The Civil Aviation Authority of Zimbabwe (CAAZ) has identified growing regional competition and aged infrastructure as part of the factors deterring the aviation industry's envisaged growth and development in the country.
The aviation industry has lately been on the downtrend attributable to a number of factors particularly those associated with the country's negative image.
Likewise, in recent times the industry has been making waves for the wrong reasons mainly failure to repatriate funds to international airlines, adding on to hitches that are weighing down the sector from proficiently discharging its duties.
Absence of a strong national flag carrier has also negatively impacted on the performance of the local air travel industry.
CAAZ acting director general Margaret Mantiziba recently told delegates at a meeting organised by the authority that upgraded infrastructure in regional airports and better destination image was taking a toll on the local aviation industry. She called for collaborative efforts in turning the country's dented perception into an attractive one.
She said the local aviation industry's inability to attract more business was considerably contributing to inability to finance intended developmental projects to sustain the business and remain relevant to the ever evolving trends in the sector.
"There is a growing regional competition, everyone around us is improving, their airports have been built all around us. Zambia is finishing, Mozambique finished theirs, Botswana did and everyone wants to attract visitors to their nations so that's competition. We have to deal with it as a nation.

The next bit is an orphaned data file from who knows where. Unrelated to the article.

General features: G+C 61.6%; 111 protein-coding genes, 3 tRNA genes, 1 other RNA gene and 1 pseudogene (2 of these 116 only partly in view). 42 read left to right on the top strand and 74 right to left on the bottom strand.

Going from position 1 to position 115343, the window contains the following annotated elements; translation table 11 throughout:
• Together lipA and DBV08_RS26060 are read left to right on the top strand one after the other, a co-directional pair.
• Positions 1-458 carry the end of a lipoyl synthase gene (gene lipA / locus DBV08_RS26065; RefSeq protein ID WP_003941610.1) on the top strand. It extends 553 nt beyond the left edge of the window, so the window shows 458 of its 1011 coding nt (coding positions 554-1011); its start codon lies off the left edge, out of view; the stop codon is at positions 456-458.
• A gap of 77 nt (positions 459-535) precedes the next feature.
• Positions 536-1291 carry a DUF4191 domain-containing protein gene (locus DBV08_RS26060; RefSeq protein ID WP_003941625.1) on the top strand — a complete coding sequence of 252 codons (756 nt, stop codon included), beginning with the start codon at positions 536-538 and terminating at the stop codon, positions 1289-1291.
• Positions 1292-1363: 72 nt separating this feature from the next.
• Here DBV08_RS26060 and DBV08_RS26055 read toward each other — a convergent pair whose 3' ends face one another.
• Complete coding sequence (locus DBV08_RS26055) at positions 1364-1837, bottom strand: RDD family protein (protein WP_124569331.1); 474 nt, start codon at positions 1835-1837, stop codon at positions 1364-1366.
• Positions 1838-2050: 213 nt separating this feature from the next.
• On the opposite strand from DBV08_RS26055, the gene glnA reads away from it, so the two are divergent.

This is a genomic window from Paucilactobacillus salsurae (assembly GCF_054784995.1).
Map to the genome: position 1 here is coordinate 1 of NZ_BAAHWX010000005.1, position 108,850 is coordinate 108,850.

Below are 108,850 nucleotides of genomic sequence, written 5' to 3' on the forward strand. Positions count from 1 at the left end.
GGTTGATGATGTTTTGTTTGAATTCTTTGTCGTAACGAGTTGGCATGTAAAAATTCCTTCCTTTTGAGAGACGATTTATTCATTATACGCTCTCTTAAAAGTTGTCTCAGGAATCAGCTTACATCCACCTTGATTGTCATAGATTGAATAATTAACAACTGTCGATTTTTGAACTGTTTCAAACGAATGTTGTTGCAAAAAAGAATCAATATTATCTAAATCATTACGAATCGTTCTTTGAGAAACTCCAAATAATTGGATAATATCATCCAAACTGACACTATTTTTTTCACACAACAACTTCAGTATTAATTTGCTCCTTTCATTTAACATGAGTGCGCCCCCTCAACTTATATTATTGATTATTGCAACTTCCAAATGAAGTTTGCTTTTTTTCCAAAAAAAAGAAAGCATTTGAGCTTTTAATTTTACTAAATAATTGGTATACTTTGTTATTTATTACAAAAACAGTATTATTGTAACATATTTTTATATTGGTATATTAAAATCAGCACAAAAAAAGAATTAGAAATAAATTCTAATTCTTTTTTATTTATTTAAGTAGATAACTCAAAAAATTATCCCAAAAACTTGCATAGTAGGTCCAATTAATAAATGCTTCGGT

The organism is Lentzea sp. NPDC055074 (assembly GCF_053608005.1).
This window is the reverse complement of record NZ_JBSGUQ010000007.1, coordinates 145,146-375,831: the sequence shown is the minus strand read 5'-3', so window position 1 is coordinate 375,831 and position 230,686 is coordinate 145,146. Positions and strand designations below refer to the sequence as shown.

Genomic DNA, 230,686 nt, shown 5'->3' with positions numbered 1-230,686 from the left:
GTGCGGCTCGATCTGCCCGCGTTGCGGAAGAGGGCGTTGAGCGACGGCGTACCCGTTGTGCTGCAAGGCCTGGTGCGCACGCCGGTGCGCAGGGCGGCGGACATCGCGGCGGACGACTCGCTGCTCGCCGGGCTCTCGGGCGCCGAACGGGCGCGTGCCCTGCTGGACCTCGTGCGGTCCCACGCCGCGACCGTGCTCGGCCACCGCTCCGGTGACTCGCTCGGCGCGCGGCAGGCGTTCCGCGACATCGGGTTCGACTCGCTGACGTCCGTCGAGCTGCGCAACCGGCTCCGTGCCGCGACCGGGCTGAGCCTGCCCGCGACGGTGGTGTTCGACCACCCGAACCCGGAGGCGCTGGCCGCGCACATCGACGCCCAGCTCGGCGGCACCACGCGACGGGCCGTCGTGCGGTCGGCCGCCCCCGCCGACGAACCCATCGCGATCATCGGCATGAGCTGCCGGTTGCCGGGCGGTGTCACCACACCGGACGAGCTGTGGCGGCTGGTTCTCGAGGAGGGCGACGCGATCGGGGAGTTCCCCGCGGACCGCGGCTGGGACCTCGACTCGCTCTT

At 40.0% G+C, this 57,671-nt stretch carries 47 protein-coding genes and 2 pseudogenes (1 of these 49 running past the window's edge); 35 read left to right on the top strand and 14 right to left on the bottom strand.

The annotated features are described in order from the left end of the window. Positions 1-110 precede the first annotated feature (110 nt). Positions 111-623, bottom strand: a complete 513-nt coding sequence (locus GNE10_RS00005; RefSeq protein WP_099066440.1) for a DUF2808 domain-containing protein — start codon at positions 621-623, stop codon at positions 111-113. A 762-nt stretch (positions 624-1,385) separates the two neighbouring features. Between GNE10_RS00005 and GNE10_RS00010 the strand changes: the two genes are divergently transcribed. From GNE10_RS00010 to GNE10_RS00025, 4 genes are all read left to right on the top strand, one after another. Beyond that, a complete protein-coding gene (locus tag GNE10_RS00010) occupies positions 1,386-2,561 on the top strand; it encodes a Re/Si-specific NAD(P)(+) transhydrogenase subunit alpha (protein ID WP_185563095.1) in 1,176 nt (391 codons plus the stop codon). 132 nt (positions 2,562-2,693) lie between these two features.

"There has been sustained negative publicity on the image of the country in terms of destination attractiveness. Each time bad stories come up, a few more people cancel their flights. We are praying that as a nation we begin to have positive destination image that we so desire and we have been working flat out to make sure that there is an appreciation of who we really are.
"We also have aged infrastructure. The infrastructure has suffered from the economic challenges and as a result we end up having limited capacity to finance new infrastructure projects that would make our industry more attractive. That does not just affect us as CAAZ alone but the whole industry," Mrs Mantiziba said.
Skills flight also present a major hiccup to the already strained sector, with Mrs Mantiziba saying the country's capacity to retain such skills was wearing by the day as the sector remains under siege.
"There has been failure to retain and attract new skills, if you go anywhere in the world you will find Zimbabweans working there. Many airlines are now relying on Zimbabwean technicians, engineers and that has also put a dent on the development and growth of the aviation industry," she said.
As it stands the aviation industry in Zimbabwe does not have a healthy national airline and has two international airlines, British Airways Comair and Emirates Airlines, nine airlines from the region including Ethiopian, Kenya, South African Airways and Airlink, Malawi, Angola, Rwanda, Tanzania and Air Namibia, while Air Zimbabwe and fastjet are the domestic airlines.